Intel Xeon vs. AMD EPYC Performance On The Linux 5.8 Kernel

Written by Michael Larabel in Processors on 2 October 2020 at 11:00 AM EDT. Page 1 of 5. 5 Comments.

Given that Ubuntu 20.10 will be shipping with Linux 5.8 out-of-the-box along with other autumn 2020 Linux distributions where Linux 5.9 is landing too late, here is a fresh comparison of several different AMD EPYC 7002 "Rome" and Intel Xeon "Cascade Lake" processors on this current stable kernel release for seeing how the performance is standing up as we approach this next round of Linux distribution releases.

Ubuntu 20.10 benchmarks on various server and mobile/desktop platforms will be coming later this month while this article is more broadly providing fresh reference figures of the AMD EPYC and Intel Xeon performance for Linux 5.8. This newer kernel is also important as we move closer to the release of the next-generation Intel Xeon "Ice Lake" and EPYC "Milan" processors for newer hardware support/compatibility. It's also fun providing this fresh look when thinking about how the server landscape may evolve with those upcoming launches. Plus this article has some new/updated test profiles (benchmarks) compared to some of the past server CPU benchmark articles.

For today's tests all the of CPUs were tested on Ubuntu 20.04.1 LTS with all available updates while running the Linux 5.8 kernel and keeping the other "Focal Fossa" packages at their updated defaults off an Intel Optane 900p 280GB NVMe solid-state drive. Tested on the AMD side were the EPYC 7402, 7452, 7532, 7552, 7642, 7742, 7F32, 7F52, and 7F72 all in a 2P configuration. The AMD testing was performed with the Supermicro H11DSi-NT v2.00 motherboard using 16 x 32GB DDR4-3200 DIMMs.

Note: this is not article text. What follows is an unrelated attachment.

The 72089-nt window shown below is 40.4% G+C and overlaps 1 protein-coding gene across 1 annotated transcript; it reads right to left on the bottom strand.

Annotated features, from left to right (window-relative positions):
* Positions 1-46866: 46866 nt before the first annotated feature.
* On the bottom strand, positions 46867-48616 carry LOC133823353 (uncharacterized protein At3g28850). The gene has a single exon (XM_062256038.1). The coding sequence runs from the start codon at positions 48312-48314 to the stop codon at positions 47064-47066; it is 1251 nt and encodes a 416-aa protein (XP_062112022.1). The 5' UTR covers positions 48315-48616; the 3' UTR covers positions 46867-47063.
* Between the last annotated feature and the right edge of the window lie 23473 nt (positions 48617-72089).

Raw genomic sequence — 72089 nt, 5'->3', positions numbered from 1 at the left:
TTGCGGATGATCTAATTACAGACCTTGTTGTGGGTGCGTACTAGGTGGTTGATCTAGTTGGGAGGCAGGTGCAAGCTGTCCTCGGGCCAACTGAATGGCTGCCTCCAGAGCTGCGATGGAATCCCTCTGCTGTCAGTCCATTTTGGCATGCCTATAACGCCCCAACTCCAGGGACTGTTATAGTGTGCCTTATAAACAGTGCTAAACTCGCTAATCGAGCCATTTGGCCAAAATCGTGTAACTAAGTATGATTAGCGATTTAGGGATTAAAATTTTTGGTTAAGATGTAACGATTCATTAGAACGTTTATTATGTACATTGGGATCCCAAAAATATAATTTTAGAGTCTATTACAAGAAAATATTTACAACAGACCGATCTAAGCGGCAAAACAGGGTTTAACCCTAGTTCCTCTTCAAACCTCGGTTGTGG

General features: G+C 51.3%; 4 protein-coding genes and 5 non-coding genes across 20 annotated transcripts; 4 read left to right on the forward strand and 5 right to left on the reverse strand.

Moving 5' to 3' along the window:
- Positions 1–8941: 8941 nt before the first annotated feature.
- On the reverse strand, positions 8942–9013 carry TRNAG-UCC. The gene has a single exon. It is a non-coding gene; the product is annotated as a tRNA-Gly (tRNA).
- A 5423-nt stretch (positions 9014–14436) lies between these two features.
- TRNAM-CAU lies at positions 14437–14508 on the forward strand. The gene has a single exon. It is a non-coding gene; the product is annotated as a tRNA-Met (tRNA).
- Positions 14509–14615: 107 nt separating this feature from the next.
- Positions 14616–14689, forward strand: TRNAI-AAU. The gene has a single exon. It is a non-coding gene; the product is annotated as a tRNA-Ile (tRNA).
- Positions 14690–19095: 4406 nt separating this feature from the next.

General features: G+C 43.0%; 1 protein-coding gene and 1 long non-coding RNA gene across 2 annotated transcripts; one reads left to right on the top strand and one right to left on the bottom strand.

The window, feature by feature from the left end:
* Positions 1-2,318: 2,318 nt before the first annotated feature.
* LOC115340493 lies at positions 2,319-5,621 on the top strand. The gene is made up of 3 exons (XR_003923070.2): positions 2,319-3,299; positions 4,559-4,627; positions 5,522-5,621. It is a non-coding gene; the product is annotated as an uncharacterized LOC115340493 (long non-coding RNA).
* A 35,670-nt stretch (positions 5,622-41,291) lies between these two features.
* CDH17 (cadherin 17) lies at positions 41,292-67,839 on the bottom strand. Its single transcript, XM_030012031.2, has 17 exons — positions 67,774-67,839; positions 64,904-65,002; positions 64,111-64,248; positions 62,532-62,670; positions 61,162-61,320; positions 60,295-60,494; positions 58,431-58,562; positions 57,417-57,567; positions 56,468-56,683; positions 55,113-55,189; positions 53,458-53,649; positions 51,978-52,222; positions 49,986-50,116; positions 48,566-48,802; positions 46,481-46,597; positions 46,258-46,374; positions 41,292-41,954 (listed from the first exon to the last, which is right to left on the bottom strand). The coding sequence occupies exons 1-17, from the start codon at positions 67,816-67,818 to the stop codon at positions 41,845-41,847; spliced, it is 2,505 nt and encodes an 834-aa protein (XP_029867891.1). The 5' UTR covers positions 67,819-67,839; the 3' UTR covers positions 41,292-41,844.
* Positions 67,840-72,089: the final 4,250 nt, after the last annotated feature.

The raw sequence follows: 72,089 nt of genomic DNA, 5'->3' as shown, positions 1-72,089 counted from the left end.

On the Intel side were the Xeon Gold 5220R, Xeon Gold 6250, Xeon Gold 6258R, and Xeon Platinum 8280 all in dual socket (2P) configurations as well based on the CPUs available. That testing was done with 12 x 32GB DDR4-2933 memory with the Gigabyte S451-3R0 Storage Server.

Not reflected by benchmarks but significant in going from Linux 5.4 (as found by default in Ubuntu 20.04/20.04.1 LTS) to newer kernels of Linux 5.8+ is better AMD CPU temperature monitoring support with the k10temp driver, the AMD Energy driver was added to Linux 5.8 for exposing AMD energy reporting metrics finally under Linux, more work on AMD SEV, and other continued refinements for both the current Intel and AMD microarchitectures along with other general feature additions.

Via the Phoronix Test Suite dozens of different benchmarks were carried out for looking at the performance of these x86_64 server CPUs with the Linux 5.8 kernel. Again, comparisons against Ubuntu 20.10 and friends will be coming in the weeks ahead.

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